ISLAMABAD, Pakistan (CNN) -- Pakistani President Pervez Musharraf declared a countrywide state of emergency Saturday, suspending the constitution and dismissing the Pakistan Supreme Court's chief justice for the second time.
President Pervez Musharraf explains his actions in a televised address Saturday.
The country is at a critical and dangerous juncture -- threatened by rising tensions and spreading terrorism, Musharraf said in a televised address to the nation after declaring martial law.
He also warned Pakistan is going through "some very rapid changes."
The Supreme Court declared the state of emergency illegal, claiming Musharraf -- who also is Pakistan's military chief -- had no power to suspend the constitution, Chief Justice Iftikhar Mohammed Chaudhry said.
Shortly afterward, government troops came to Chaudhry's office and told him the president had dismissed him from his job.
Justice Abdul Hameed Dogar was quickly appointed to replace him, according to state television.
It was the second time Chaudhry was removed from his post. His ousting by Musharraf in May prompted massive protests, and he was later reinstated. See a timeline of upheaval in Pakistan »
Musharraf was re-elected president in October, but the election is not yet legally official, because the Supreme Court is hearing constitutional challenges to Musharraf's eligibility filed by the opposition.
The next 5-year term is scheduled to begin November 15. Watch a former Pakistani P.M. call the developments in his country 'disturbing' »
Meanwhile, popular opposition leader Imran Khan said early Sunday that police surrounded his house in Lahore, barged in and told him he was under house arrest.
Musharraf also had Khan placed under house arrest during a government crackdown in March 2006.
Asked about Musharraf's actions Saturday, Khan said, "We are going to oppose this in every way."
"None of us accept ... this whole drama about emergency."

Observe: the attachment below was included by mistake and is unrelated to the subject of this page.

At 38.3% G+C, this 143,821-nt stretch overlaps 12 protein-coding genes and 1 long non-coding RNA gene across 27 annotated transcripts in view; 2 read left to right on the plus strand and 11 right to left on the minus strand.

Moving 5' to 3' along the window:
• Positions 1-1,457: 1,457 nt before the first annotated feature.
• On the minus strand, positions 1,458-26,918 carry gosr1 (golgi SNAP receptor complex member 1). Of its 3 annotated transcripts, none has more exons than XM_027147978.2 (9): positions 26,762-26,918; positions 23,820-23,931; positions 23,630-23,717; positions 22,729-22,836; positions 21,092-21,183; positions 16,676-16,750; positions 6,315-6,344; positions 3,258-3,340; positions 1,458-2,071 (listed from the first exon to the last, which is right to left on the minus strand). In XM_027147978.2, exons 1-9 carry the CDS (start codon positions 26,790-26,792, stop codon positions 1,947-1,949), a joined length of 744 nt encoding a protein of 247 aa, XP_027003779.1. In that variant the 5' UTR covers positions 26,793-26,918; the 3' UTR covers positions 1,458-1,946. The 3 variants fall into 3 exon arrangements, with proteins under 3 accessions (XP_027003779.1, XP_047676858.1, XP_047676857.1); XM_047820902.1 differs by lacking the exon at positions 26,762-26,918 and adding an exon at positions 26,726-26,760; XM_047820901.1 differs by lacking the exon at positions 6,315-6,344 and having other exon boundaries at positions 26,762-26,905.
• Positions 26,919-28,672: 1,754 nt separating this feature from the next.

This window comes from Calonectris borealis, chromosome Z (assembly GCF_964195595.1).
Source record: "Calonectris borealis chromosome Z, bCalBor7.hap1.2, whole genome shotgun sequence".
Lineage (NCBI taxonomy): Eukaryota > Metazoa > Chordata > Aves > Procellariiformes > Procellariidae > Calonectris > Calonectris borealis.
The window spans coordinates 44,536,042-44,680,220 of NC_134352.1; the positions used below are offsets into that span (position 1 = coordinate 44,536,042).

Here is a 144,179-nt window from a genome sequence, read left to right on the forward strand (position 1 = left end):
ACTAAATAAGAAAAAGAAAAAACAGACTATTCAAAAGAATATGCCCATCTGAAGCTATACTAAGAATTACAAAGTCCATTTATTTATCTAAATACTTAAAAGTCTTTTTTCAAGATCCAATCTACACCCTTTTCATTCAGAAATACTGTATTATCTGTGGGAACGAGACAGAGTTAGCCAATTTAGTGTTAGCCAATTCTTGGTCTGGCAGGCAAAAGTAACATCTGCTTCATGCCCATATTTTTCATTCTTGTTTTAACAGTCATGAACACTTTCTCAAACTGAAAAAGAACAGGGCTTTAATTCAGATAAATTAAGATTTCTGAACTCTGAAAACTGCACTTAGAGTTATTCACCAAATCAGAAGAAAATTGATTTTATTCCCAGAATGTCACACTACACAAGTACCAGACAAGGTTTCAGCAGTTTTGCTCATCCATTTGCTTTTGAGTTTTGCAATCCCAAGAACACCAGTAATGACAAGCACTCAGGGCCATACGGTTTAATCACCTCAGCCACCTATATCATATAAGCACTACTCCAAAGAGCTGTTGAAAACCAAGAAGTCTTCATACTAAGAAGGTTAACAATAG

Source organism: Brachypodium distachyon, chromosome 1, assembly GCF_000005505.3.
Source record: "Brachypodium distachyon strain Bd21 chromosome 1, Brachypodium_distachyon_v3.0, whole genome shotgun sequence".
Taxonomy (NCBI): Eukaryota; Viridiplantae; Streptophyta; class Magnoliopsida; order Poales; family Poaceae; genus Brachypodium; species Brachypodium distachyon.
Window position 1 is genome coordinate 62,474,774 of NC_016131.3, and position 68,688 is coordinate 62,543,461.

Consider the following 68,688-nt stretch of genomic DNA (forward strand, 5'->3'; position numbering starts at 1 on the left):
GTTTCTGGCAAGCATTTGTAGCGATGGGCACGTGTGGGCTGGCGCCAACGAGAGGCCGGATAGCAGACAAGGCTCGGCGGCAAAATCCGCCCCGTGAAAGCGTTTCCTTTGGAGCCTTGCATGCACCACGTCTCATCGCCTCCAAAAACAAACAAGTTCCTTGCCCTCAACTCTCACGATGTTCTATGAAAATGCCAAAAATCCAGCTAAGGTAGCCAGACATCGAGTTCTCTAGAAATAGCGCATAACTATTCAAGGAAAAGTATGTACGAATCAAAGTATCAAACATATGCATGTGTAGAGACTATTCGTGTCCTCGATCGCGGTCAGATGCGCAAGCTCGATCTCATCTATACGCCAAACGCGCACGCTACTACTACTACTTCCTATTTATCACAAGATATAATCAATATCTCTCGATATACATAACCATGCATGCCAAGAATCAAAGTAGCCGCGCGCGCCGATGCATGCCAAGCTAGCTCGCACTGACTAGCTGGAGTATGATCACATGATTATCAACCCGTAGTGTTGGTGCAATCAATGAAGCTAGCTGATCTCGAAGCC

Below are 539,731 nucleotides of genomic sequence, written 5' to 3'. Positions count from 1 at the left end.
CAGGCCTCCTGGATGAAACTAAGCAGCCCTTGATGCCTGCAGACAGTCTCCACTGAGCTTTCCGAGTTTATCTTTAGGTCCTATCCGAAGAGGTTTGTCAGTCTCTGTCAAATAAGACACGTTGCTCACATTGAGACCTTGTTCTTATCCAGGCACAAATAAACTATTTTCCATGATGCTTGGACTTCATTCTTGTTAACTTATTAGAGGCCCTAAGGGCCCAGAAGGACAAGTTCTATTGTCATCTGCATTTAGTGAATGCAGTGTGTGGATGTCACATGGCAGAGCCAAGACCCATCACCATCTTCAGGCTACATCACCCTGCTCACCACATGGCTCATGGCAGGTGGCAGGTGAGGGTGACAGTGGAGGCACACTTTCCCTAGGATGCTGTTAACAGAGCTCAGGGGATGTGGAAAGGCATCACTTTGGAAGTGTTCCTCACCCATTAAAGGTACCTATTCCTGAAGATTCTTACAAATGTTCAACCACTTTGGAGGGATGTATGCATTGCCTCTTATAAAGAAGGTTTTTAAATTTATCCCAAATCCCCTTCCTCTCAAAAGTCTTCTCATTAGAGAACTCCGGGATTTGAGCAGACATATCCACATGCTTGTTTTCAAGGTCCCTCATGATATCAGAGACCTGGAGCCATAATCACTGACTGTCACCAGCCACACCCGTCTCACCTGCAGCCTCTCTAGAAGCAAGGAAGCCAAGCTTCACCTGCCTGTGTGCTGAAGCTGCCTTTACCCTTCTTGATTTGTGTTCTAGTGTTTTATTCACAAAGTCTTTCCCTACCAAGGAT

Khan said he believed Musharraf declared a state of emergency because he feared Pakistan's Supreme Court would rule against the results of the October election.
"Everyone knew that the general was in trouble with the Supreme Court," Khan said.
Speaking outside her home, Bhutto described a "wave of disappointment" at Musharraf's actions.
"The country is going to dictatorship once again," she said. "It is an uncertain situation, and the Pakistani public and I are really very disappointed with this emergency announcement."
Bhutto -- who returned to Pakistan last month after several years in exile -- wants to lift her Pakistan People's Party to victory in January's parliamentary election in the hope she can have a third term as prime minister.
There was also swift international condemnation.
The White House called Musharraf's action disappointing.
"President Musharraf needs to stand by his pledges to have free and fair elections in January and step down as chief of army staff before retaking the presidential oath of office," said National Security Council spokesman Gordon Johndroe.
"All parties involved should move along the democratic path peacefully and quickly."
U.S. Secretary of State Condoleezza Rice -- who is in Turkey for a conference with Iraq and neighboring nations -- said The United States doesn't support any extra-constitutional measures taken by Musharraf.
In Britain, Foreign Secretary David Miliband said in a statement, "We recognize the threat to peace and security faced by the country, but its future rests on harnessing the power of democracy and the rule of law to achieve the goals of stability, development and countering terrorism. I am gravely concerned by the measures adopted today, which will take Pakistan further from these goals."
The nation's political atmosphere has been tense for months, with Pakistani leaders in August considering a state of emergency because of the growing security threats in the country's lawless tribal regions. But Musharraf, influenced in part by Rice, held off on the move. Watch a report on the volatile situation in Pakistan »
Since that time, Musharraf has faced a flurry of criticism from the opposition, who demanded he abandon his military position before becoming eligible to seek a third presidential term.
Musharraf, who led the 1999 coup as Pakistan's army chief, has seen his power erode since the failed effort to oust Chaudhry. His administration is also struggling to contain a surge in Islamic militancy. E-mail to a friend
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